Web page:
Sarah Harris Wallman

Magic Words

Though she writes magical realism, Sarah Harris Wallman—co-director of Albertus Magnus’s MFA writing program and an aspiring novelist living in Westville—keeps it pretty regular-real otherwise.

On the notion of adding a dog to her household, already flush with two young boys: “That’d be too many things that can’t poop independently.” On the phoniness of Facebook: “Whole lives are detergent commercials. Everything is sunny, happy.” On obliviousness: “People who don’t notice things are the most annoying people in the world!” On a realer form of fiction: “Gritty realism doesn’t do it for me. I get enough of that in my day-to-day life.”

All of those impulses, in some way or other, help explain her peculiar approach to storytelling, most fully realized in Future Perfect Tense, a novel she’s currently shopping to publishers. Unlike one of its main characters, Brenda, who’s cursed and blessed with the power to foresee others’ life stories simply by touching people and objects, Wallman’s had to work for the story she’s divined.

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That includes writing four other novels that’ve ended up on her own rejection pile. “It’s too bad. I mean, with pancakes, it’s only the first one that’s bad,” she quips, adding, “I’m always writing a novel draft, then believing in it for a month, then realizing it’s not that good—until the current work, which I still believe in even a year after completing it. I can look at a page and not cringe.”

That makes two of us. Tense, which we’ll be excerpting later this week, is deft and sensitive. Its narrative notices enough of the little things to paint deep, vivid pictures while keeping things moving. Mirroring its author, the book also has an alluring dark streak. Most of the futures Brenda sees are filled by humiliations and flaws and vices and losses. In one vision, moles are described as “incipient skin cancers.”

About her affinity for dark things, Wallman laughs. She says she often forgets she has it, only to be reminded by readers and editors of the many short stories she’s published, like the macabre The Dead Girls Show. “I don’t know where it comes from. I didn’t have a traumatic childhood.” A pause gives rise to a brainwave. “I always loved fairy tales. I think with fairy tales there’s a lot of darkness.” Then she remembers a formative reading experience. “One of my favorite books as a child was book about an elephant who runs away from the circus because nobody notices him. So he leaves a really dramatic note: ‘I’m running away because nobody notices me.’ Then everyone in the circus is sitting there with the note, and they go, ‘Who’s Floyd?’” The irony and pathos of Floyd’s situation made her laugh, even though it’s a rather sophisticated joke for a tot.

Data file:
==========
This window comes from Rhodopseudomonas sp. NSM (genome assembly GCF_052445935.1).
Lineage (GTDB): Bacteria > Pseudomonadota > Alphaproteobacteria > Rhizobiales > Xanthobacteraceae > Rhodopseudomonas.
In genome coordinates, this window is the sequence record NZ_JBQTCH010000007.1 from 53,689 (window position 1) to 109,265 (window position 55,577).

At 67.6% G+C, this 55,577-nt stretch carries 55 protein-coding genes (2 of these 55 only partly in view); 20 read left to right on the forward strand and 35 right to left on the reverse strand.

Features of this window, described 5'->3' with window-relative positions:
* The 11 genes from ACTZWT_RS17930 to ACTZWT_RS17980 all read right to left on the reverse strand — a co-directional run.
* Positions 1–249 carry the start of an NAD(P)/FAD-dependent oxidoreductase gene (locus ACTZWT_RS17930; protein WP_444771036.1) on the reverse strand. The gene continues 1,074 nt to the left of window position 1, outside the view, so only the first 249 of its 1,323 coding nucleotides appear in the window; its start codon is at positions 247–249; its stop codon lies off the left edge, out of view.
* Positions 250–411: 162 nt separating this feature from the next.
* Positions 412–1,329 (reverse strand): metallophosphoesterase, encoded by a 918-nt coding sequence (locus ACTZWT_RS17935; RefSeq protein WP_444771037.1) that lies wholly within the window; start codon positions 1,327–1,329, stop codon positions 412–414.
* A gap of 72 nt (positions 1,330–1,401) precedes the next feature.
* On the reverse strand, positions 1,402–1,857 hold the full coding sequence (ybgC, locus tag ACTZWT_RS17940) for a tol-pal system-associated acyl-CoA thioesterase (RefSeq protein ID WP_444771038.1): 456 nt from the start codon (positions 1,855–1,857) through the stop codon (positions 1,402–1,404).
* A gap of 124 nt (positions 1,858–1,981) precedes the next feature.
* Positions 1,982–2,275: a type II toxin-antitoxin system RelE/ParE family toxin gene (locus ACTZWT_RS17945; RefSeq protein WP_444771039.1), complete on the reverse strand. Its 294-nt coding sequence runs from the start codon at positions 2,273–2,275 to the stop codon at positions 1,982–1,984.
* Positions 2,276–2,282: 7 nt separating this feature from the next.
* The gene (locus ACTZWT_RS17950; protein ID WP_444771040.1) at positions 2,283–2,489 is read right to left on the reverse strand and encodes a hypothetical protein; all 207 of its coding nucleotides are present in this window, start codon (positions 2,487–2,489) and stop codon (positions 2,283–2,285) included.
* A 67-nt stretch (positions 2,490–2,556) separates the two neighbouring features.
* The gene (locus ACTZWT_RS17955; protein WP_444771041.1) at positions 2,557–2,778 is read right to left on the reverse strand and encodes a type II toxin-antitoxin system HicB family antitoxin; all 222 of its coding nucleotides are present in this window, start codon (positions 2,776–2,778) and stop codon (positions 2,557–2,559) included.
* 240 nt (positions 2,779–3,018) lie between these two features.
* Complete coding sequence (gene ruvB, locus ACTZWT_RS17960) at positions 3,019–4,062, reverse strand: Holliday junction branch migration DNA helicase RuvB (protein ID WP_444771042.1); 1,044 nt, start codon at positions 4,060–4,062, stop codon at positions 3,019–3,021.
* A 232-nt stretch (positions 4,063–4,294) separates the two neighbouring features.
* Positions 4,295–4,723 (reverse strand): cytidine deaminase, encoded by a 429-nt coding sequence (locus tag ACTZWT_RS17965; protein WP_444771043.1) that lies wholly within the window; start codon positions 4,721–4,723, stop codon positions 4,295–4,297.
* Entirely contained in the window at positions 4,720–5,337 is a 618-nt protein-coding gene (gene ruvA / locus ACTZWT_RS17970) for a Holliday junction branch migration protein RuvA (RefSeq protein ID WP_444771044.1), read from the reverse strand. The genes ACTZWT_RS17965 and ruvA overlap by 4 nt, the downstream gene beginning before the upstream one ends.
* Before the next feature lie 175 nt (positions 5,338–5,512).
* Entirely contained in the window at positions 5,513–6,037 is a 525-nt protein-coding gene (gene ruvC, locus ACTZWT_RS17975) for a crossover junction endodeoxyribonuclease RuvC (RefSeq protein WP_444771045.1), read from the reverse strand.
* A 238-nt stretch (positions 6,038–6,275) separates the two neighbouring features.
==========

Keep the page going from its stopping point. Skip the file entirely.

It’s also a rather odd moment for an adult to remember so easily after three or so decades, but Wallman’s relationship with literature has always been special. It started with her mother, a children’s librarian, who created a home life marked by “constant, constant reading.”

Wallman supposes her mother’s occupation is ultimately why she’s wanted to be a writer all her life, which may be an example of the sort of synchronicity—a coincidence so improbable it seems like fate—she says gives the real world some of its ‘magic.’ Such moments create a sensation of magic—“a stray feeling of rightness”—that helps make living worth all the trouble.

“One of the big themes in this book and in a lot of my writing is that you have to accept how mundane life is or you won’t survive. You have to accept the daily battle. And at the same time, you can’t accept it. You can’t think there’s no magic in life, but you can’t be like one of those people who go on American Idol and can’t sing. You can’t live with that kind of magical thinking. That’s not going to get you anywhere.”

Wallman, for her part, isn’t like Idol cannon fodder. She’s not William Hung; she’s Jennifer Hudson. She’s a genuine talent looking for the right champion and, if there’s enough magic in the world, she’ll get it. “So much of life is a struggle, a war of attrition,” she says. “Then, sometimes, it’s not.”

Sarah Harris Wallman
(203) 773-4473 |
Albertus Magnus Faculty Page

Written and photographed by Dan Mims.

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